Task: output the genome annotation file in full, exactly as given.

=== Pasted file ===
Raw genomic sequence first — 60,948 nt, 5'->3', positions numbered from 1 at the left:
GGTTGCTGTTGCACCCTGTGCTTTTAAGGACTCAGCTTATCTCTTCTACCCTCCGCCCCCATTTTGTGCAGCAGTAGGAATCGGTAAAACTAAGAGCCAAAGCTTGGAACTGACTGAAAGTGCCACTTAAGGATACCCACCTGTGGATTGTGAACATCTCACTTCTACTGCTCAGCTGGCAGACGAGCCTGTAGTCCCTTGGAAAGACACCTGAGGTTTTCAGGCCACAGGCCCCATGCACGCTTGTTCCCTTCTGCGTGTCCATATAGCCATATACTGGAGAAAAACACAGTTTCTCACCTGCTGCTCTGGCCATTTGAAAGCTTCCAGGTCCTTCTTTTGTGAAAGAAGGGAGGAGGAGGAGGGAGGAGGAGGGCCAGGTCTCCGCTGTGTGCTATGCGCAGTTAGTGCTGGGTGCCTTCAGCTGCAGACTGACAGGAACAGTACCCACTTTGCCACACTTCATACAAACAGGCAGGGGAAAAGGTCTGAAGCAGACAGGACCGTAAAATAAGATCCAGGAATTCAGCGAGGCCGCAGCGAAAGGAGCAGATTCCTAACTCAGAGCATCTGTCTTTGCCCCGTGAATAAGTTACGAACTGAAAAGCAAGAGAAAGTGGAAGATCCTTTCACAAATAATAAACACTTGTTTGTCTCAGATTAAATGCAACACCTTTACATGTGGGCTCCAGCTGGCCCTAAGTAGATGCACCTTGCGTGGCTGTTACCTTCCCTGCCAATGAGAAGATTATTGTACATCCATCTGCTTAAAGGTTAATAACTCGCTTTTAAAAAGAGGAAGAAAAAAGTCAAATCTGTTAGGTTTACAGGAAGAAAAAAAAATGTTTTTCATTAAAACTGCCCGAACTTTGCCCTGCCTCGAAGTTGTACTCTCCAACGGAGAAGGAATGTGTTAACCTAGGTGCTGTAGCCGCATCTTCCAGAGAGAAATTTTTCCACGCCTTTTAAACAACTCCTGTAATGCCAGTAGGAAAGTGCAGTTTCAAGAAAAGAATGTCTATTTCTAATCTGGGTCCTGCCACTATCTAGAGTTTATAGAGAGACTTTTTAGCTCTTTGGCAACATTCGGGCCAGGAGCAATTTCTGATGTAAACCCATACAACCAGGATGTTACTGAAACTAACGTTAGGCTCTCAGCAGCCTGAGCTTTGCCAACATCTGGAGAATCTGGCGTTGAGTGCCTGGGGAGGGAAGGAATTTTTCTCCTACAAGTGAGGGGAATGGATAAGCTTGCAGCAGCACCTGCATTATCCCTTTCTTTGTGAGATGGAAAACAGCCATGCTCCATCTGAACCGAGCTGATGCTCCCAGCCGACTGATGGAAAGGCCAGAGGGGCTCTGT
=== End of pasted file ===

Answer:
Raw genomic sequence first — 60,948 nt, 5'->3', positions numbered from 1 at the left:
GGTTGCTGTTGCACCCTGTGCTTTTAAGGACTCAGCTTATCTCTTCTACCCTCCGCCCCCATTTTGTGCAGCAGTAGGAATCGGTAAAACTAAGAGCCAAAGCTTGGAACTGACTGAAAGTGCCACTTAAGGATACCCACCTGTGGATTGTGAACATCTCACTTCTACTGCTCAGCTGGCAGACGAGCCTGTAGTCCCTTGGAAAGACACCTGAGGTTTTCAGGCCACAGGCCCCATGCACGCTTGTTCCCTTCTGCGTGTCCATATAGCCATATACTGGAGAAAAACACAGTTTCTCACCTGCTGCTCTGGCCATTTGAAAGCTTCCAGGTCCTTCTTTTGTGAAAGAAGGGAGGAGGAGGAGGGAGGAGGAGGGCCAGGTCTCCGCTGTGTGCTATGCGCAGTTAGTGCTGGGTGCCTTCAGCTGCAGACTGACAGGAACAGTACCCACTTTGCCACACTTCATACAAACAGGCAGGGGAAAAGGTCTGAAGCAGACAGGACCGTAAAATAAGATCCAGGAATTCAGCGAGGCCGCAGCGAAAGGAGCAGATTCCTAACTCAGAGCATCTGTCTTTGCCCCGTGAATAAGTTACGAACTGAAAAGCAAGAGAAAGTGGAAGATCCTTTCACAAATAATAAACACTTGTTTGTCTCAGATTAAATGCAACACCTTTACATGTGGGCTCCAGCTGGCCCTAAGTAGATGCACCTTGCGTGGCTGTTACCTTCCCTGCCAATGAGAAGATTATTGTACATCCATCTGCTTAAAGGTTAATAACTCGCTTTTAAAAAGAGGAAGAAAAAAGTCAAATCTGTTAGGTTTACAGGAAGAAAAAAAAATGTTTTTCATTAAAACTGCCCGAACTTTGCCCTGCCTCGAAGTTGTACTCTCCAACGGAGAAGGAATGTGTTAACCTAGGTGCTGTAGCCGCATCTTCCAGAGAGAAATTTTTCCACGCCTTTTAAACAACTCCTGTAATGCCAGTAGGAAAGTGCAGTTTCAAGAAAAGAATGTCTATTTCTAATCTGGGTCCTGCCACTATCTAGAGTTTATAGAGAGACTTTTTAGCTCTTTGGCAACATTCGGGCCAGGAGCAATTTCTGATGTAAACCCATACAACCAGGATGTTACTGAAACTAACGTTAGGCTCTCAGCAGCCTGAGCTTTGCCAACATCTGGAGAATCTGGCGTTGAGTGCCTGGGGAGGGAAGGAATTTTTCTCCTACAAGTGAGGGGAATGGATAAGCTTGCAGCAGCACCTGCATTATCCCTTTCTTTGTGAGATGGAAAACAGCCATGCTCCATCTGAACCGAGCTGATGCTCCCAGCCGACTGATGGAAAGGCCAGAGGGGCTCTGT